The cover on the current issue is a remarkable view taken from the side of the German express liner Bremen. I found this picture on board, among several thousand others, and decided that this view of the sea itself would not be out of place as a cover.
Exploits of submarines from both sides during the First World War. This article is concluded from part 10.
A Clyde Paddle Passenger Packet
Nowhere is local shipping more keenly and critically followed than on the Clyde and its estuary. Nowhere will be found a better example of naval architecture, as far as paddle propulsion is concerned; for the Clyde is the home of the fast paddle passenger packet. The vessel illustrated below is the Talisman, one of the latest of these ships. She is engaged in excursion runs during the summer in the lower reaches of the Firth of Clyde, and on regular “packet” work in the winter. The ship maintains practically a daily schedule throughout the year, and works for the London and North Eastern Railway Company.
The Talisman bears a name coupled with tradition, her predecessor having been a famous ship. Built by A. and J. Inglis, of Pointhouse, Glasgow, who have for many years specialized in the construction of this type of craft, she has a length between perpendiculars of 215 feet, a breadth moulded - i.e. excluding the paddle-boxes shown in the drawing - of 27 ft 6 in, a depth moulded of 8 ft 9 in and a draught of only 5 ft 2 in. She has seven water-tight bulkheads, and can carry a total of 1,259 passengers, having been built to the requirements of the Steam 3, 4 and 5 Certificates of the Board of Trade. There are two decks fore and aft, on which t he passenger accommodation is arranged in large restaurants, smoking-rooms, shelters and saloons. On the main deck, streamlined in conformity with modern practice, is a big shelter for first-class passengers forward and for third-class passengers aft. Above this is the navigating bridge, behind the stump mast and gracefully raking funnel.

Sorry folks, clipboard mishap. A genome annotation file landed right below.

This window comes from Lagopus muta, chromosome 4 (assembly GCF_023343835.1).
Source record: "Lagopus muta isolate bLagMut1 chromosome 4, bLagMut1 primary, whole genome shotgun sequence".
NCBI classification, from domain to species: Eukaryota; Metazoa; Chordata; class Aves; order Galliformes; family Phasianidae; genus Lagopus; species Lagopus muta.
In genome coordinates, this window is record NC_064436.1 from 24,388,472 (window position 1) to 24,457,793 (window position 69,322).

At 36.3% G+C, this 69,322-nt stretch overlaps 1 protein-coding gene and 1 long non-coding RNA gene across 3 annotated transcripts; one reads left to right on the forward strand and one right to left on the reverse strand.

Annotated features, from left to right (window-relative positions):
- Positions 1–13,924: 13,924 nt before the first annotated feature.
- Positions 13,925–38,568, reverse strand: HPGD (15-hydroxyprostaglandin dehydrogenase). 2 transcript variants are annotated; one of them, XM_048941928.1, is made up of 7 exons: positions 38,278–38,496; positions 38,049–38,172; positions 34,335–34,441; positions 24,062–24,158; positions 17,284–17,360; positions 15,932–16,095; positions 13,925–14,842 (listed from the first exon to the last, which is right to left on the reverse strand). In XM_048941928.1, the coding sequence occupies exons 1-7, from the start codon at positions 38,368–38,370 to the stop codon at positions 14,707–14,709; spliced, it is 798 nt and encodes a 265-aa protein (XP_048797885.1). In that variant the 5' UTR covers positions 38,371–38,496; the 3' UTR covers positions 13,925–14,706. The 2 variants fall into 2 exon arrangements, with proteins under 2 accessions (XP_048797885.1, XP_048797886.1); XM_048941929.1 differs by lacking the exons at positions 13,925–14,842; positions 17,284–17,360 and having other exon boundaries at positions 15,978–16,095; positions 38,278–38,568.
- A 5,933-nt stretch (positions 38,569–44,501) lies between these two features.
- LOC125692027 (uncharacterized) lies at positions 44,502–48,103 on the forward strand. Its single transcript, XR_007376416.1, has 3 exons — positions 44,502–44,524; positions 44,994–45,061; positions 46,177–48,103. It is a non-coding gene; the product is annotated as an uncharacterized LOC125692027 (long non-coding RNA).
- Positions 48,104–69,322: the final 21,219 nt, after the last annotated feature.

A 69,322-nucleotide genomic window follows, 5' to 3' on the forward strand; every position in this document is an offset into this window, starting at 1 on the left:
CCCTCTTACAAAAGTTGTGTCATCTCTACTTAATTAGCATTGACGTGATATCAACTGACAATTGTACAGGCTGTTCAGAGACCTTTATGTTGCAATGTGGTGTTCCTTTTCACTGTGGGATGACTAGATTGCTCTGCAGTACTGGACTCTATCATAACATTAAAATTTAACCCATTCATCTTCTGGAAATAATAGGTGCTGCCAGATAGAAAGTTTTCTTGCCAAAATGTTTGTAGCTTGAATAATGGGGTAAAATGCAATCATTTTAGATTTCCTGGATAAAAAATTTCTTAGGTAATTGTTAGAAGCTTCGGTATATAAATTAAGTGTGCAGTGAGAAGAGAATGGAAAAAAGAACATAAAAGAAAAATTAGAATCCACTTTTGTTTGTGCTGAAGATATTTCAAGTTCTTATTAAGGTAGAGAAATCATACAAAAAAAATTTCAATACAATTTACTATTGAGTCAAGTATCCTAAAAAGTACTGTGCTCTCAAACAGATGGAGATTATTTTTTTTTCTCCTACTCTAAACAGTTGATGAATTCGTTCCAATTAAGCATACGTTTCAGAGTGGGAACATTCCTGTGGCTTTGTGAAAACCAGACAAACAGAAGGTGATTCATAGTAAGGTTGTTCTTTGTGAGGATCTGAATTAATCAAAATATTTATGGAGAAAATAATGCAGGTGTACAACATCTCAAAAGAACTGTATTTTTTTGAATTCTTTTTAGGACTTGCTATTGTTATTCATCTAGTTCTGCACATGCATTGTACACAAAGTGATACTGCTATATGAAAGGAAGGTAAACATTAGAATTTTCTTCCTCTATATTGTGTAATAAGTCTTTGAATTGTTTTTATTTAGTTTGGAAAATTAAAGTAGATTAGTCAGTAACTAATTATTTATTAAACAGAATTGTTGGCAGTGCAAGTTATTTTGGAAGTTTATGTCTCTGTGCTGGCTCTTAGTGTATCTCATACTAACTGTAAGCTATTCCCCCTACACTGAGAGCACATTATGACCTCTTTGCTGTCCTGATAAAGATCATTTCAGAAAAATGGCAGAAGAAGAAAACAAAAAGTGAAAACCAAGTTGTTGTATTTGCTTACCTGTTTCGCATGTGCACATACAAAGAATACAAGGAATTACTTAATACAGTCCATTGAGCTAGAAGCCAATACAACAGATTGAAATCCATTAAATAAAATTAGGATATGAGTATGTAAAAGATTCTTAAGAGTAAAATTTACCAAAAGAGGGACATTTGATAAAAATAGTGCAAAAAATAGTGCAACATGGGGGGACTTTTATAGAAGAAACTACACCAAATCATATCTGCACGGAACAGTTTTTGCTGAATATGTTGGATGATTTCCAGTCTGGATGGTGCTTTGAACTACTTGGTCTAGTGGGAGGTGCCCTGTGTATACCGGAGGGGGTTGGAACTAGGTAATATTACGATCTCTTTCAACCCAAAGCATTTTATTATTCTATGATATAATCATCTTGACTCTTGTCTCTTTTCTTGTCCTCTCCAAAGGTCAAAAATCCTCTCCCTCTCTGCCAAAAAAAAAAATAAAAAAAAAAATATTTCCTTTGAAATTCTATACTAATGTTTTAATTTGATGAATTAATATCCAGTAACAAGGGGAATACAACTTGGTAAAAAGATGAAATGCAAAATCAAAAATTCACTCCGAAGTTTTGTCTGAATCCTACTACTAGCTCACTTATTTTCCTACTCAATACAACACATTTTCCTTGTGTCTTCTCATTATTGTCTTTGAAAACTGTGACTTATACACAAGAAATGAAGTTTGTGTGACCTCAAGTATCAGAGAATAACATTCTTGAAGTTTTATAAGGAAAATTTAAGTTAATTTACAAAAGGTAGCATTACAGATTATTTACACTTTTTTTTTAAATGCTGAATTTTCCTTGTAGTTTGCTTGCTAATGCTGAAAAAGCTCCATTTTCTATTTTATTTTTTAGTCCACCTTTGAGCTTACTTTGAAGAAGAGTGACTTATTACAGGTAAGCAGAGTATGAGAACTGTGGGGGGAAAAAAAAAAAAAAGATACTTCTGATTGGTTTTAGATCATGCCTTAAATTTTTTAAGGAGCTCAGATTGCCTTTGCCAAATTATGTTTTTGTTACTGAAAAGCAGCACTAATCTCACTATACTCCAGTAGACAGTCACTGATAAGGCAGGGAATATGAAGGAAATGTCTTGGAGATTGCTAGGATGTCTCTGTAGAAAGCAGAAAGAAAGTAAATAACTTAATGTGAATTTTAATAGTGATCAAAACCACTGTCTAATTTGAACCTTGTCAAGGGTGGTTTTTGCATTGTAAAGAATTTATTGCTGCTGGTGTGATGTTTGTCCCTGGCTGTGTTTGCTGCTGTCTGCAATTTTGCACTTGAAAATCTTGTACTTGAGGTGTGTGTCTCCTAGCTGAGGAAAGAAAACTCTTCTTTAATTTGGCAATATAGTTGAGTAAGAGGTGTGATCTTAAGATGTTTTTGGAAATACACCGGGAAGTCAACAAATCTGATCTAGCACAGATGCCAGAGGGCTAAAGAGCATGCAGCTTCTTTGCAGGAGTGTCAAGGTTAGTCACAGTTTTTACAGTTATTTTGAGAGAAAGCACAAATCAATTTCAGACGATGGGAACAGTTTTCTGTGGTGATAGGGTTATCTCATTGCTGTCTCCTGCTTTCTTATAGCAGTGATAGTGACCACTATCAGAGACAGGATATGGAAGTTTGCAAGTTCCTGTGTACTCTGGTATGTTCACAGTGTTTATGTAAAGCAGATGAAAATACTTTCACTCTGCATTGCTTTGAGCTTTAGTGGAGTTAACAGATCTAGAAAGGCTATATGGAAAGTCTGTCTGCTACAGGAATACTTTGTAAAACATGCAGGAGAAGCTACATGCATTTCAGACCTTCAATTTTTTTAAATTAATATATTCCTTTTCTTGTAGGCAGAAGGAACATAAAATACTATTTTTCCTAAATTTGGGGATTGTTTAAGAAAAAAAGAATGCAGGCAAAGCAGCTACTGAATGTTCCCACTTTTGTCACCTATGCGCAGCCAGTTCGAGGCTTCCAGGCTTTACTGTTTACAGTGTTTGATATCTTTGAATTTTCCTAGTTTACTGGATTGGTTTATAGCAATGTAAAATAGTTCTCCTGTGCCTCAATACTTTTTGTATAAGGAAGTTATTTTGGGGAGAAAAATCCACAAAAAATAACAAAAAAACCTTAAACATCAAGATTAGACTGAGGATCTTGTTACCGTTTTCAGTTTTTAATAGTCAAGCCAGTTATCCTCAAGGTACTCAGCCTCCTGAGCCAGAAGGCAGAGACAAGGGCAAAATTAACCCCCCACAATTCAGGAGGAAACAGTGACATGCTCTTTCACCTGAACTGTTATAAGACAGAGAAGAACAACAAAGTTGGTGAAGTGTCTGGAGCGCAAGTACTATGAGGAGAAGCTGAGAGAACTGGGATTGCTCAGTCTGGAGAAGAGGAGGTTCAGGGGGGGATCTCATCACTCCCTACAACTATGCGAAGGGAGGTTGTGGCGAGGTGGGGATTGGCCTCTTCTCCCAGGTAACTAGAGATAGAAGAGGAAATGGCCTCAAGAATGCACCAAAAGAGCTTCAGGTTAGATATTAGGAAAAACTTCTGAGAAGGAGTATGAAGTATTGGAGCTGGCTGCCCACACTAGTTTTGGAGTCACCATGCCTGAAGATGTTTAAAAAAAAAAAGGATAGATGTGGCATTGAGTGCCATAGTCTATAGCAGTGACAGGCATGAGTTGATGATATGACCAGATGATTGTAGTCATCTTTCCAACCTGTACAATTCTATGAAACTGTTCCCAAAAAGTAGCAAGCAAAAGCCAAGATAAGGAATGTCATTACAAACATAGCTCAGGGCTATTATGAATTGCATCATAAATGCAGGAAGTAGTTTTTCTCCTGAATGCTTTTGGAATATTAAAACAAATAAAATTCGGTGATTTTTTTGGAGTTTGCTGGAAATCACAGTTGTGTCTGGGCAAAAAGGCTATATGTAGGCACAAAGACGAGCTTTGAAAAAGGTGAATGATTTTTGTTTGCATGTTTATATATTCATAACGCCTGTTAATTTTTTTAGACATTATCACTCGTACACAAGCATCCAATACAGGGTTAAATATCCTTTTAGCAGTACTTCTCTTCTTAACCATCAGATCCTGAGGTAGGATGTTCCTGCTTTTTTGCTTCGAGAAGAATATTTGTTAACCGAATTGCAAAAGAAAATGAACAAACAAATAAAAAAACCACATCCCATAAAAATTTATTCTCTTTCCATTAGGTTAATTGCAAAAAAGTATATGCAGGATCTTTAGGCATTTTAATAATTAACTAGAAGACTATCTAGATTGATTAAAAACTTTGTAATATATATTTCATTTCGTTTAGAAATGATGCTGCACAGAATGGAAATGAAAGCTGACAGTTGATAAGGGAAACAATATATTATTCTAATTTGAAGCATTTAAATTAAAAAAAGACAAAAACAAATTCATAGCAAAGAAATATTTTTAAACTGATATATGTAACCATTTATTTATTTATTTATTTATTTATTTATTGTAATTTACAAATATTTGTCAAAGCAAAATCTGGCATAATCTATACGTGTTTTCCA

The ship has a counter stern in which is arranged an all-electric steering gear. This is a novel feature for Clyde ships, as indeed is the propulsion of the vessel as a whole; for the Talisman is driven by an enormous electric motor with two armatures situated on the main deck, and driving the paddle-wheels direct. This motor, manufactured by the English Electric Company, of Stafford, is capable of a total output of 1,300 bhp at some 48 to 50 rpm, and is known as a shunt-wound type. To supply current to the motor there are four diesel engines, each having a normal output of 400 bhp at 600 rpm. The Talisman is a fast vessel, and on her trials made over seventeen knots.
A brave endeavour to fore the last link in the discovery of the North-West Passage led to a series of amazing events and to the setting of a tragic riddle that has not yet been solved. On May 19 1846, Captain Sir John Franklin (shown left), famous Arctic explorer, sailed from England to complete the discovery of the North-West Passage. Two ships and over 120 men vanished. For many years search parties roamed the northern ice wastes striving to solve the mystery which to-day can only partly be explained. This chapter is written by Lieut.-Com. R T Gould and is the third article in the series Epics of Exploration. It is concluded in part 12.
Braving Almost Certain Death
Lieutenant Norman D Holbrook in 1914 took the obsolescent submarine B11 (above) into the Dardanelles and sank the 9,120 tons battleship Messudieh. The submarine, although she was attacked, and was forced to traverse a minefield, eventually returned successfully to her base. For this exploit Holbrook was awarded the Victoria Cross, and everybody else in the vessel was awarded either a DSC or DSM.
Racing at Two Miles a Minute